You’ve selected a unique trademark, marketed and sold products under the brand, and continue to build up a base of satisfied customers. But then a new company emerges with a very similar trademark, piggybacking on your success. Even your customers are outraged and post comments about your companies’ similar trademarks. You’re delighted, but can you skip the survey and use these internet comments as evidence of confusion? This article addresses the admissibility of internet evidence and its probative value.
To determine if your competitor is infringing your trademark, courts evaluate whether consumers are likely to be confused about the source of the products coming from the two trademarks. Examples of actual confusion strongly suggest a future likelihood of confusion. See United States Court of Appeals for the Ninth Circuit Model Civil Jury Instructions No. 15.6. But persuasive actual confusion evidence based on internet comments or search results is uncommon. Even when admissible, internet evidence may not support relevant consumer confusion, or there may be insufficient evidence to show a customer is likely to be confused.
It is often difficult to identify the speaker of online comments. But the statements are not hearsay if they concern the source of products rather than the speaker’s confusion, for example, “Nutella makes great coffee for Starbucks.” In this case, the statements are not offered for the truth of the matter asserted (that Nutella actually makes great coffee for Starbucks). Instead the statement is offered to show assumed association between the parties. FRE 801(c) (2); see, e.g., ABT Systems, LLC v. Emerson Electric Co., Case No. 4:11-CV-00374 AGF, 2013 WL 468501, *1 (E.D. Mo., Feb. 7, 2013) (denying motion in limine to exclude “customer product reviews appearing on the Internet” as long as “not offered for their truth of the matters asserted”). And even if the commenter expressly mentioned her confusion (“I mistakenly thought Nutella made Starbucks coffee”), the comment would be admissible under the state of mind exception to the hearsay rule. FRE 803(3). See JIPC Mgmt. v. Incredible Pizza Co., No. CV 08-04310, 2009 U.S. Dist. LEXIS 133019, *48 (C.D. Ca., July 14, 2009) (finding certain emails were admissible under the state of mind exception since the emails “reflect the correspondents’ belief that [plaintiff] operated defendants’ Tulsa restaurant”).
Instead of showing confusion about the source of a product, typos and misspellings may only show that words are “very close” or that “some people spell badly.” Pignons S.A. de Mecanique de Precision v. Polaroid Corp., 657 F.2d 482, 489 (1st Cir. 1981). Since these anonymous speakers will not be available to clarify what they were thinking while they posted their comments, courts have a difficulty attributing the speaker’s error to confusion rather than carelessness. Thus, courts have found that misspellings of a competitor product name on the internet are not evidence of “instances of actual confusion by [a company’s] customers regarding the source of its products.” Groupion, LLC. v. Groupon, Inc., 859 F.Supp.2d 1067, 1079 (E.D. Ca. 2012).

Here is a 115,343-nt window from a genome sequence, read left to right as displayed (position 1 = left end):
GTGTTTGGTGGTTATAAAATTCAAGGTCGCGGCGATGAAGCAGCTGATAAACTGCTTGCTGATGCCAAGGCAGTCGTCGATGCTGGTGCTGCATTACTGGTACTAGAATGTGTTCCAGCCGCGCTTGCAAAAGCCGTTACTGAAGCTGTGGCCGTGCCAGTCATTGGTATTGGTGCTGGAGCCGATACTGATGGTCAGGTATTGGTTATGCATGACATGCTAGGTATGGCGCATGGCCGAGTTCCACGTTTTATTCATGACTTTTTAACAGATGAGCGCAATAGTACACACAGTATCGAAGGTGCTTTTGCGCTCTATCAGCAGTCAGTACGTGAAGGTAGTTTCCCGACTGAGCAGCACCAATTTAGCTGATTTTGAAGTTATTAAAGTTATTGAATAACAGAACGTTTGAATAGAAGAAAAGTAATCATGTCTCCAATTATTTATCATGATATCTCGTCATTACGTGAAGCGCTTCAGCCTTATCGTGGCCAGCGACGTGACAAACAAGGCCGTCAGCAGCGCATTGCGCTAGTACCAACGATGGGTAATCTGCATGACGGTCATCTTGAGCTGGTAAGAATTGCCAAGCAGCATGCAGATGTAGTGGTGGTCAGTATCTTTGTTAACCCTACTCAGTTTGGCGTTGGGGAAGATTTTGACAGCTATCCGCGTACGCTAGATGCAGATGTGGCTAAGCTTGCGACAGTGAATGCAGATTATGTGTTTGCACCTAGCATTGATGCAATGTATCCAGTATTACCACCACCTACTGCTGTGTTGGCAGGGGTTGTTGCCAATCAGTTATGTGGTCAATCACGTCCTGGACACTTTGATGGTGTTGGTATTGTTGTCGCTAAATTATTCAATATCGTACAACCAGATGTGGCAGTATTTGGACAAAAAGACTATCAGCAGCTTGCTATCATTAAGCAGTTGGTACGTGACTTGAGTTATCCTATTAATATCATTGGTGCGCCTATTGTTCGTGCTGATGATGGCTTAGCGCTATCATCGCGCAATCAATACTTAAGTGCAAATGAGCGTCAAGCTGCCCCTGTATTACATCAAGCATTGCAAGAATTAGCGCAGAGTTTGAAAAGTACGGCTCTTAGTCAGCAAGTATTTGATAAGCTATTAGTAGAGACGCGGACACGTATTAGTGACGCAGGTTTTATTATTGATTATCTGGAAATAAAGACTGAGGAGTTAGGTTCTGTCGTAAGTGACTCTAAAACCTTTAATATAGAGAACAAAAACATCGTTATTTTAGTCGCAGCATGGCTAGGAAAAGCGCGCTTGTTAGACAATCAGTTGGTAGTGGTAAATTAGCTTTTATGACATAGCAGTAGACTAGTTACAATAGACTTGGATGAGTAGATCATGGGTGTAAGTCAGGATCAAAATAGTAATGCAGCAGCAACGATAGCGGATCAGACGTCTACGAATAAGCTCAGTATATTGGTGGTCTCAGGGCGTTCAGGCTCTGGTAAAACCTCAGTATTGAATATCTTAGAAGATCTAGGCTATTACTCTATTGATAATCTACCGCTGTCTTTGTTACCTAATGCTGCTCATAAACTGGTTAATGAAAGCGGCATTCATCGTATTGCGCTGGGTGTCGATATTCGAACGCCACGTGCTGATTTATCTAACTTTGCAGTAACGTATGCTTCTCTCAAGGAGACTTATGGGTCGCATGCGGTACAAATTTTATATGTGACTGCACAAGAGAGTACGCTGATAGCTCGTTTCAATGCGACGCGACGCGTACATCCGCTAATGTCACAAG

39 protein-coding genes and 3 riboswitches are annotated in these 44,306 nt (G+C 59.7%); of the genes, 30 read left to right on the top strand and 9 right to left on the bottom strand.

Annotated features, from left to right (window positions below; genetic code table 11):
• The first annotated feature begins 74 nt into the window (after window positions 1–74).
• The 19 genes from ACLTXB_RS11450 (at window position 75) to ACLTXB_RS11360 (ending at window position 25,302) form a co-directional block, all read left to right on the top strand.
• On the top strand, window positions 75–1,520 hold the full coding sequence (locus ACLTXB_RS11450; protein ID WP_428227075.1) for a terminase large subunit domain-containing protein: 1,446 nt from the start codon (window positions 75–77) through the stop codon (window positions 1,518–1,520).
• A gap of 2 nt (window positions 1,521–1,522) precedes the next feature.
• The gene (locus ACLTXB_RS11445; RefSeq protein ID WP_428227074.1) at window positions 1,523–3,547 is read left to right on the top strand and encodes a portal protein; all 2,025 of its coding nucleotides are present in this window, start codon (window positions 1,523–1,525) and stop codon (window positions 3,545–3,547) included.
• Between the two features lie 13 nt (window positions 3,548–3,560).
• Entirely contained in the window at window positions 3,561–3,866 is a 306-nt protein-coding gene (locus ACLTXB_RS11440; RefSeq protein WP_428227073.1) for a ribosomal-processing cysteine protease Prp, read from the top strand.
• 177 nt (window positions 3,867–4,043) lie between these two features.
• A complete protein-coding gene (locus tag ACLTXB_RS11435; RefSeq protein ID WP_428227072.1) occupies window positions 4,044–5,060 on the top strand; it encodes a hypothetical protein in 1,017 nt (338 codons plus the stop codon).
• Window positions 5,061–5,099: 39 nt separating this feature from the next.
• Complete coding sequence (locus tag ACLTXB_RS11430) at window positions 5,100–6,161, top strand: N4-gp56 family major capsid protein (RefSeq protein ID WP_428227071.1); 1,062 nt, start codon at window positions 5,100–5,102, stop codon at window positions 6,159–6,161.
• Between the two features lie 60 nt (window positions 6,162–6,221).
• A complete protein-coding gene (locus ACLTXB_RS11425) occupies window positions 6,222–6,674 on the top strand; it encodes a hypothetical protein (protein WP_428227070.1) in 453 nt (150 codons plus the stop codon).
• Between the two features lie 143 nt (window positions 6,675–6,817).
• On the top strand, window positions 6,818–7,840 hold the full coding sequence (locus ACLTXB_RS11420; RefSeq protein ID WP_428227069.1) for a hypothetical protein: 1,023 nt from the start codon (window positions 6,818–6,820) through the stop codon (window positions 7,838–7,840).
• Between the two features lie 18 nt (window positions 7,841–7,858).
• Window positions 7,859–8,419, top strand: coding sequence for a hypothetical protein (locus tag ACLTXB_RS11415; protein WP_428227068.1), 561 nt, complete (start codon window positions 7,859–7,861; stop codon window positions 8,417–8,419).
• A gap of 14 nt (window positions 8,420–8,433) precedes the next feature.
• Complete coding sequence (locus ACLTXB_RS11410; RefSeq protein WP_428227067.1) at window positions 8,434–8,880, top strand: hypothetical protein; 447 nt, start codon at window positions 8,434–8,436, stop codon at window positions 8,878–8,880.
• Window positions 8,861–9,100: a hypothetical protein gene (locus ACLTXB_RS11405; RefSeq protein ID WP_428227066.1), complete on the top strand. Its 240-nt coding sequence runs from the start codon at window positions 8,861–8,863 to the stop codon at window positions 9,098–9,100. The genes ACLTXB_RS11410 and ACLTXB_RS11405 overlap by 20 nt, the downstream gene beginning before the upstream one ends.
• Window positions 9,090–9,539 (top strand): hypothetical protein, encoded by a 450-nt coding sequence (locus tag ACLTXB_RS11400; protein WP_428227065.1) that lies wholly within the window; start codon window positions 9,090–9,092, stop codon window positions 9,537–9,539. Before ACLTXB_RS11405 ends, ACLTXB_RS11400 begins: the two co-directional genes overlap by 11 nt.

Even internet evidence that does show confusion about product source may only suggest that the internet user “appears to be someone so easily confused that even trademark law cannot protect her.” See Uber Promotions, Inc. v. Uber Technologies, Inc., 162 F. Supp. 3d 1253, 1272 (N.D. Fl. 2016). The low quantity, and quality, of internet comments can also limit their persuasiveness since not every individual’s statement will represent the broader consumer base, particularly for companies with large sales volume. See Scott Paper Co. v. Scott’s Liquid Gold, Inc., 589 F.2d 1225, 1231 (3rd Cir. 1978) (finding “nineteen misdirected letters” to be “extremely minimal evidence” given sales of 50 million). Confusion of only a few individuals may indicate that “a significant portion of the general public is not likely to be confused.” See Kendall-Jackson Winery, Ltd. v. E. & J. Gallo Winery, 150 F.3d 1042, 1052 (9th Cir. 1998). Cherry-picked examples of actual confusion should not support a likelihood of confusion.
To assess actual confusion, “courts must focus on whether prospective purchasers — and not other industry members or general members of the public — are likely to be deceived.” Bulman v. 2BKCo, Inc., 882 F. Supp. 2d 551, 562 (S.D.N.Y. 2012). Thus, a court found a vendor solicitation email indicating confusion “not probative on the issue of actual confusion” by consumers. 27-24 Tavern Corp. v. Dutch Kills Centraal, No., 14-CV-1625, 2015 U.S. Dist. LEXIS 133648, *42 (E.D.N.Y., Sept. 14, 2015). Courts have also found internet comments irrelevant when made by persons from other countries who have no knowledge of U.S. market conditions. See Paco Sport, Ltd. v. Paco Rabanne Parfums, 86 F. Supp. 2d 305, 320 (S.D.N.Y. 2000); see also Icon Enters. Int’l v. Am. Prods. Co., No. CV 04-1240, 2004 U.S. Dist. LEXIS 31080, *110-111 (C.D. Ca., Oct., 7, 2004) (holding that internet chat room comments “by unknown and unknowable users” were irrelevant).